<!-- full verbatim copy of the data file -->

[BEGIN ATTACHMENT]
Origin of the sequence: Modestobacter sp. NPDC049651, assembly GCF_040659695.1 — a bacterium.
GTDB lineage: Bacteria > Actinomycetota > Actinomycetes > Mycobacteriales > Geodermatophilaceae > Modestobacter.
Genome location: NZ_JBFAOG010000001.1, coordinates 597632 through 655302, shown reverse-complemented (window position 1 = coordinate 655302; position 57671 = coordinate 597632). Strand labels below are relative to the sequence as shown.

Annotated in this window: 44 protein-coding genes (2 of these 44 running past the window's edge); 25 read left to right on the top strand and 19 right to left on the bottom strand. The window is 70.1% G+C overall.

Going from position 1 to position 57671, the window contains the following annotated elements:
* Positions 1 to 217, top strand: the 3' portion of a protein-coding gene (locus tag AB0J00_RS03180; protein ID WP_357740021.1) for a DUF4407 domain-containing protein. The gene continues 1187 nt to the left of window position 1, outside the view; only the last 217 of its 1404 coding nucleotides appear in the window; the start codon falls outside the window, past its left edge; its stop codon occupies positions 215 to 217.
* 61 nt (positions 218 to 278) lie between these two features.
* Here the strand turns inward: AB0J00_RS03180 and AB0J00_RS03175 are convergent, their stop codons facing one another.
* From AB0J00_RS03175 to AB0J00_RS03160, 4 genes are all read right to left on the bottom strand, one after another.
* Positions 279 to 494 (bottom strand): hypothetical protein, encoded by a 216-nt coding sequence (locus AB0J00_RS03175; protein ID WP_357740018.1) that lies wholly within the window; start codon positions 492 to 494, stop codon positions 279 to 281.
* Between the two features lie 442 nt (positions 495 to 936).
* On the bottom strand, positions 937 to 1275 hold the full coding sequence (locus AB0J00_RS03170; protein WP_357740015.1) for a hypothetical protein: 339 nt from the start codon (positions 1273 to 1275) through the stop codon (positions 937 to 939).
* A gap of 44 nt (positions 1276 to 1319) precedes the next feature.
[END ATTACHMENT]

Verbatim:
Origin of the sequence: Modestobacter sp. NPDC049651, assembly GCF_040659695.1 — a bacterium.
GTDB lineage: Bacteria > Actinomycetota > Actinomycetes > Mycobacteriales > Geodermatophilaceae > Modestobacter.
Genome location: NZ_JBFAOG010000001.1, coordinates 597632 through 655302, shown reverse-complemented (window position 1 = coordinate 655302; position 57671 = coordinate 597632). Strand labels below are relative to the sequence as shown.

Annotated in this window: 44 protein-coding genes (2 of these 44 running past the window's edge); 25 read left to right on the top strand and 19 right to left on the bottom strand. The window is 70.1% G+C overall.

Going from position 1 to position 57671, the window contains the following annotated elements:
* Positions 1 to 217, top strand: the 3' portion of a protein-coding gene (locus tag AB0J00_RS03180; protein ID WP_357740021.1) for a DUF4407 domain-containing protein. The gene continues 1187 nt to the left of window position 1, outside the view; only the last 217 of its 1404 coding nucleotides appear in the window; the start codon falls outside the window, past its left edge; its stop codon occupies positions 215 to 217.
* 61 nt (positions 218 to 278) lie between these two features.
* Here the strand turns inward: AB0J00_RS03180 and AB0J00_RS03175 are convergent, their stop codons facing one another.
* From AB0J00_RS03175 to AB0J00_RS03160, 4 genes are all read right to left on the bottom strand, one after another.
* Positions 279 to 494 (bottom strand): hypothetical protein, encoded by a 216-nt coding sequence (locus AB0J00_RS03175; protein ID WP_357740018.1) that lies wholly within the window; start codon positions 492 to 494, stop codon positions 279 to 281.
* Between the two features lie 442 nt (positions 495 to 936).
* On the bottom strand, positions 937 to 1275 hold the full coding sequence (locus AB0J00_RS03170; protein WP_357740015.1) for a hypothetical protein: 339 nt from the start codon (positions 1273 to 1275) through the stop codon (positions 937 to 939).
* A gap of 44 nt (positions 1276 to 1319) precedes the next feature.